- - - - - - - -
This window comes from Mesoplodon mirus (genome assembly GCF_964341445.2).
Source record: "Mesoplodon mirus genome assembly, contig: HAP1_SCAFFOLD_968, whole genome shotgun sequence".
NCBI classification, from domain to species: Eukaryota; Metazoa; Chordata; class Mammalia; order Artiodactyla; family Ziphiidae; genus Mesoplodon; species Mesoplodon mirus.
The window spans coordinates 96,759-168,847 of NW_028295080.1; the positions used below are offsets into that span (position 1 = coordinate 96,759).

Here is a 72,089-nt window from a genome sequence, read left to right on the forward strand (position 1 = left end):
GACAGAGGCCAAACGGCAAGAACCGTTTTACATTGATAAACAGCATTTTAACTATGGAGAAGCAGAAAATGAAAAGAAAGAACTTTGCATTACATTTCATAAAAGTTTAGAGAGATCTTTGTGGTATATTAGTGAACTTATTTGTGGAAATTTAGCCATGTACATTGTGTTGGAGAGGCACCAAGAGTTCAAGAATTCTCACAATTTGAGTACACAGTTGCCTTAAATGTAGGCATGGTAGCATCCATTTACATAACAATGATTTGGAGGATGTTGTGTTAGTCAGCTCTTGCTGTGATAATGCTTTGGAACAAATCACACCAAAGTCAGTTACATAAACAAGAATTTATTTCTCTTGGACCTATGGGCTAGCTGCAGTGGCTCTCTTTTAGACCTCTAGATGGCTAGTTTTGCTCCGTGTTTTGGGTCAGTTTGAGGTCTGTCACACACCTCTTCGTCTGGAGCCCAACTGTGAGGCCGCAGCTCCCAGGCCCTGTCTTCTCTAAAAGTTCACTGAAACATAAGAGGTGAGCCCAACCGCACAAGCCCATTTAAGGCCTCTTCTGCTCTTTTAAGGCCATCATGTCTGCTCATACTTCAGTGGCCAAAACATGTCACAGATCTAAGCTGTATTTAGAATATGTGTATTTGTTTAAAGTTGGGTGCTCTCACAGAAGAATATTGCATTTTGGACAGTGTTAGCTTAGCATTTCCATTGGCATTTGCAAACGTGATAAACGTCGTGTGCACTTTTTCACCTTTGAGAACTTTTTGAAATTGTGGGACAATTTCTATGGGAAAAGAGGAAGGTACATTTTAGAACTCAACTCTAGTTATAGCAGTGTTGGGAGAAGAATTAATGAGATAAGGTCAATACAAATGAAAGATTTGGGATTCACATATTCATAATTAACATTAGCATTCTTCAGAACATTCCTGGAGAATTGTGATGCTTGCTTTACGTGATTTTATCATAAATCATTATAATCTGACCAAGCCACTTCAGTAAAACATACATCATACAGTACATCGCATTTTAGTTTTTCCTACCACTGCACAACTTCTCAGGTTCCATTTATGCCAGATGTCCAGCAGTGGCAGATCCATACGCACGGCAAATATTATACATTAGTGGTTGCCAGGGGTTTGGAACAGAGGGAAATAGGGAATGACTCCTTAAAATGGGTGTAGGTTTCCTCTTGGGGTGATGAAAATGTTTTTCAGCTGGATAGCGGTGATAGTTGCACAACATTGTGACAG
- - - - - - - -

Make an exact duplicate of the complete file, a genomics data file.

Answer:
This window comes from Mesoplodon mirus (genome assembly GCF_964341445.2).
Source record: "Mesoplodon mirus genome assembly, contig: HAP1_SCAFFOLD_968, whole genome shotgun sequence".
NCBI classification, from domain to species: Eukaryota; Metazoa; Chordata; class Mammalia; order Artiodactyla; family Ziphiidae; genus Mesoplodon; species Mesoplodon mirus.
The window spans coordinates 96,759-168,847 of NW_028295080.1; the positions used below are offsets into that span (position 1 = coordinate 96,759).

Here is a 72,089-nt window from a genome sequence, read left to right on the forward strand (position 1 = left end):
GACAGAGGCCAAACGGCAAGAACCGTTTTACATTGATAAACAGCATTTTAACTATGGAGAAGCAGAAAATGAAAAGAAAGAACTTTGCATTACATTTCATAAAAGTTTAGAGAGATCTTTGTGGTATATTAGTGAACTTATTTGTGGAAATTTAGCCATGTACATTGTGTTGGAGAGGCACCAAGAGTTCAAGAATTCTCACAATTTGAGTACACAGTTGCCTTAAATGTAGGCATGGTAGCATCCATTTACATAACAATGATTTGGAGGATGTTGTGTTAGTCAGCTCTTGCTGTGATAATGCTTTGGAACAAATCACACCAAAGTCAGTTACATAAACAAGAATTTATTTCTCTTGGACCTATGGGCTAGCTGCAGTGGCTCTCTTTTAGACCTCTAGATGGCTAGTTTTGCTCCGTGTTTTGGGTCAGTTTGAGGTCTGTCACACACCTCTTCGTCTGGAGCCCAACTGTGAGGCCGCAGCTCCCAGGCCCTGTCTTCTCTAAAAGTTCACTGAAACATAAGAGGTGAGCCCAACCGCACAAGCCCATTTAAGGCCTCTTCTGCTCTTTTAAGGCCATCATGTCTGCTCATACTTCAGTGGCCAAAACATGTCACAGATCTAAGCTGTATTTAGAATATGTGTATTTGTTTAAAGTTGGGTGCTCTCACAGAAGAATATTGCATTTTGGACAGTGTTAGCTTAGCATTTCCATTGGCATTTGCAAACGTGATAAACGTCGTGTGCACTTTTTCACCTTTGAGAACTTTTTGAAATTGTGGGACAATTTCTATGGGAAAAGAGGAAGGTACATTTTAGAACTCAACTCTAGTTATAGCAGTGTTGGGAGAAGAATTAATGAGATAAGGTCAATACAAATGAAAGATTTGGGATTCACATATTCATAATTAACATTAGCATTCTTCAGAACATTCCTGGAGAATTGTGATGCTTGCTTTACGTGATTTTATCATAAATCATTATAATCTGACCAAGCCACTTCAGTAAAACATACATCATACAGTACATCGCATTTTAGTTTTTCCTACCACTGCACAACTTCTCAGGTTCCATTTATGCCAGATGTCCAGCAGTGGCAGATCCATACGCACGGCAAATATTATACATTAGTGGTTGCCAGGGGTTTGGAACAGAGGGAAATAGGGAATGACTCCTTAAAATGGGTGTAGGTTTCCTCTTGGGGTGATGAAAATGTTTTTCAGCTGGATAGCGGTGATAGTTGCACAACATTGTGACAG